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Embracing the Fixed Income Shift

A prudent move in the changing economic landscape.

By Attila KadikoyArticle originally posted here.

Fixed income investments involve a contractual agreement backed by assets and promise a specific yield over a set period. Image: AdobeStock
Since the 2008 Global Financial Crisis (GFC), we’ve witnessed an era of historically low interest rates, negligible inflation, and substantial liquidity offered by central banks. For the most part, this all persisted even after the Covid-19 pandemic.

While this environment was a necessary response to the GFC it left people vulnerable to the changes we are currently experiencing and the ‘normalisation’.

Individuals grew accustomed to low rates and almost expected inflation to remain a non-issue. However, after we emerged from the pandemic, a surge in demand coupled with logistical hurdles led to supply chain disruptions. Conflict between Ukraine and Russia exacerbated the situation and, subsequently, inflation reared its ugly head.

All these factors created an end to the ‘good times’ and ‘easy money’, and in its place we’ve seen tighter financial regulation.

We’re in Tougher Times Now

As borrowing becomes more expensive, we should see a dampening effect on asset prices and corporate profits. Given the sweeping changes in our investment environment, re-evaluating asset allocation within our portfolios has become paramount.

Let me unpack why this has become so important. When interest rates were low, the quest for higher returns led to people taking chances by investing in high-risk companies listed on the stock exchange or engaging in speculative frenzies in cryptocurrencies.

Portfolios were skewed in favour of equities because investments, like bonds and cash, seemed incapable of providing satisfactory returns.

But in this current high inflationary environment, the inverse is true.

In the United States, inflation surpassed 8%, prompting the most aggressive rate hike cycle in history by the Federal Reserve. For the first time in over a decade we’re witnessing significant real yields on US Treasury and other developed market debt. Real yield, which represents the return over and above the projected long-term inflation rate, is a crucial metric.

Fixed income investments like US government debt are looking more attractive and are inching closer to returns produced by stocks listed on the S&P500. Bonds have long been overshadowed by equities but with yields jumping from 0.5% to 4.53% there is a global case for a shift in asset allocation.

What Big Investors are Doing

The significance of this shift lies in the fact that major institutional investors, such as pension funds and endowments, target returns of around 6% and are now viewing fixed income assets as an important part of their portfolio to achieve these returns.

The case is building up for individual investors to consider the same for their portfolios.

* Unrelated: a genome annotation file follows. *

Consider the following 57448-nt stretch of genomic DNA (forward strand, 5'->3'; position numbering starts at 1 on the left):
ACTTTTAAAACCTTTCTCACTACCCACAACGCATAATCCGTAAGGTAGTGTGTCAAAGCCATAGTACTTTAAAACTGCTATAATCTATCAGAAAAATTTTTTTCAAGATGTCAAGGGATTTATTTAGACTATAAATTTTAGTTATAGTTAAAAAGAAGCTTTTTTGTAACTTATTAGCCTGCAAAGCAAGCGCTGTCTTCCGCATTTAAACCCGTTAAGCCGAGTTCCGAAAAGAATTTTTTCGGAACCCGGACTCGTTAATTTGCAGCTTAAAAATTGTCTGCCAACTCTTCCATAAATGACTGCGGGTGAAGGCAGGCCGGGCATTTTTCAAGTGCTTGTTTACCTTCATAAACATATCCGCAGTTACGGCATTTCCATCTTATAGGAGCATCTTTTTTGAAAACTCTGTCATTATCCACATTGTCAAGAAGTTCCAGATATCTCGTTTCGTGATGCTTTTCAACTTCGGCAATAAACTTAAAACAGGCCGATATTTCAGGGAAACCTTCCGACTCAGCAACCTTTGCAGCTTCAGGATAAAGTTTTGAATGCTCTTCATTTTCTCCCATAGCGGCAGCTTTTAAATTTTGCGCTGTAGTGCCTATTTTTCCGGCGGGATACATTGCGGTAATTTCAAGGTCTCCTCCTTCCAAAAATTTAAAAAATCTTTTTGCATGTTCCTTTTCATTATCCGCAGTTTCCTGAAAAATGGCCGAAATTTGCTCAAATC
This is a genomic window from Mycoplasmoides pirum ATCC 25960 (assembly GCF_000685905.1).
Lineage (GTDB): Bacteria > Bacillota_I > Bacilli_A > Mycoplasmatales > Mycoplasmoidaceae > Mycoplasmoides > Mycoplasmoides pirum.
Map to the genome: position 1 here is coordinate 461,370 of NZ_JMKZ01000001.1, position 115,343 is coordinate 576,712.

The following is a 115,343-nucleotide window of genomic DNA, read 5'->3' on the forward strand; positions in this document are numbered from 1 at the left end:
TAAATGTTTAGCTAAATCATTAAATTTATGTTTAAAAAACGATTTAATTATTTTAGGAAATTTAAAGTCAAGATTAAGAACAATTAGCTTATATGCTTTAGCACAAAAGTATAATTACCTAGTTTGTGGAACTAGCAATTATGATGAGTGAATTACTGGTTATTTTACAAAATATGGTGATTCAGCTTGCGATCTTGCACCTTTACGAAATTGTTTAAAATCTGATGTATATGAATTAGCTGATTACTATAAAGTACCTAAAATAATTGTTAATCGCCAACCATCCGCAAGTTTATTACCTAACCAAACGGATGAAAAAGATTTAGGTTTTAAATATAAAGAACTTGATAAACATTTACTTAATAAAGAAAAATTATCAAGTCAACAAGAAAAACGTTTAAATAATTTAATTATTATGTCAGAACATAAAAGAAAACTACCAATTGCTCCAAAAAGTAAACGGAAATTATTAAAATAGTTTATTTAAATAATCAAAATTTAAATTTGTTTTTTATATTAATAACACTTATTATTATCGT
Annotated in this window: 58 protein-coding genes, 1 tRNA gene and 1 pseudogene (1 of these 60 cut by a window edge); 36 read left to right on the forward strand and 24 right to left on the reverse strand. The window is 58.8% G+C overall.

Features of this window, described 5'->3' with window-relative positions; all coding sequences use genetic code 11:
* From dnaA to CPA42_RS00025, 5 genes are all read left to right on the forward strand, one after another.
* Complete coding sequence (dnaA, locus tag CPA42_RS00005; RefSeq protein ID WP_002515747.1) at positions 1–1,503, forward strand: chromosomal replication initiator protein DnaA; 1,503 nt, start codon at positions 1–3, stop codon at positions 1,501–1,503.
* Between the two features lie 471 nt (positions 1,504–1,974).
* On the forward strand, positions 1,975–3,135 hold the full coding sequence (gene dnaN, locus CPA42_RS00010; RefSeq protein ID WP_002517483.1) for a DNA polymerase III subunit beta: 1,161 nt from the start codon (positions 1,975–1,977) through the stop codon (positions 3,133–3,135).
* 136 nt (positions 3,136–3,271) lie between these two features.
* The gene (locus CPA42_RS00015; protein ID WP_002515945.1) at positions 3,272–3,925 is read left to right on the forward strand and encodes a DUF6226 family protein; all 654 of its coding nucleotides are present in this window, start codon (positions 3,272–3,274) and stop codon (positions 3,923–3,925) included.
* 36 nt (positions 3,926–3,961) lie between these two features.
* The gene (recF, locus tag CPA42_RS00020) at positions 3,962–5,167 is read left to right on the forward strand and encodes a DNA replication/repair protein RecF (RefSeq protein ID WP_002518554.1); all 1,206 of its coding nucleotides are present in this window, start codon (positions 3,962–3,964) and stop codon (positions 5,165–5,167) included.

There are many advantages to investing in fixed income instruments, particularly in sovereign debt like US Treasury bonds.

Fixed income investments involve a contractual agreement with an issuer, backed by assets, promising a specific yield over a set period.

Read:
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US government bonds are considered the safest as they are guaranteed by the US government as long as the investor holds the bond until maturity.

For investors, the appeal of locking in long-term returns has undoubtedly become stronger.

In contrast, equities are invested in with the expectation of a certain return over time. They are riskier though as an asset class, as investors are exposed to volatility.

Investors may still question whether things will stay as they are or if we’ll ever see an extremely low interest rate environment again. We predict this won’t be the case. While rates may see fluctuations as the global economy contracts, we’re unlikely to revert to an environment of near-zero interest rates, cheap credit and low inflation.

As we move forward, lenders will become more discerning, and this could potentially lead to increased depreciation of assets and corporate earnings. Borrowing money will become more challenging, resulting in higher spreads on debt.

In light of these changes, it’s crucial to emphasise that the investment landscape is not the same.

Where to invest, then?

A prudent approach begins with the least risky investments. For instance, lending to the US government at 5% on the dollar is an attractive proposition, especially considering it was yielding a mere 0.25% just 18 months ago.

We believe the current environment signals the need to increase exposure to developed market bonds in individual portfolios.

This normalisation of the global market is anticipated to persist for the foreseeable future.

By entering the fixed income market now, even if yields start to decline, the value of the portfolio through capital appreciation is still likely to increase.

Our aim is not to paint a bleak picture for equities, but we believe diversifying will be critical, as the strategies that worked over the past decade may not yield the same results in the years ahead.

The benefits of a flexible and balanced approach far outweigh those of a rigid, equity-heavy portfolio in this evolving economic landscape.

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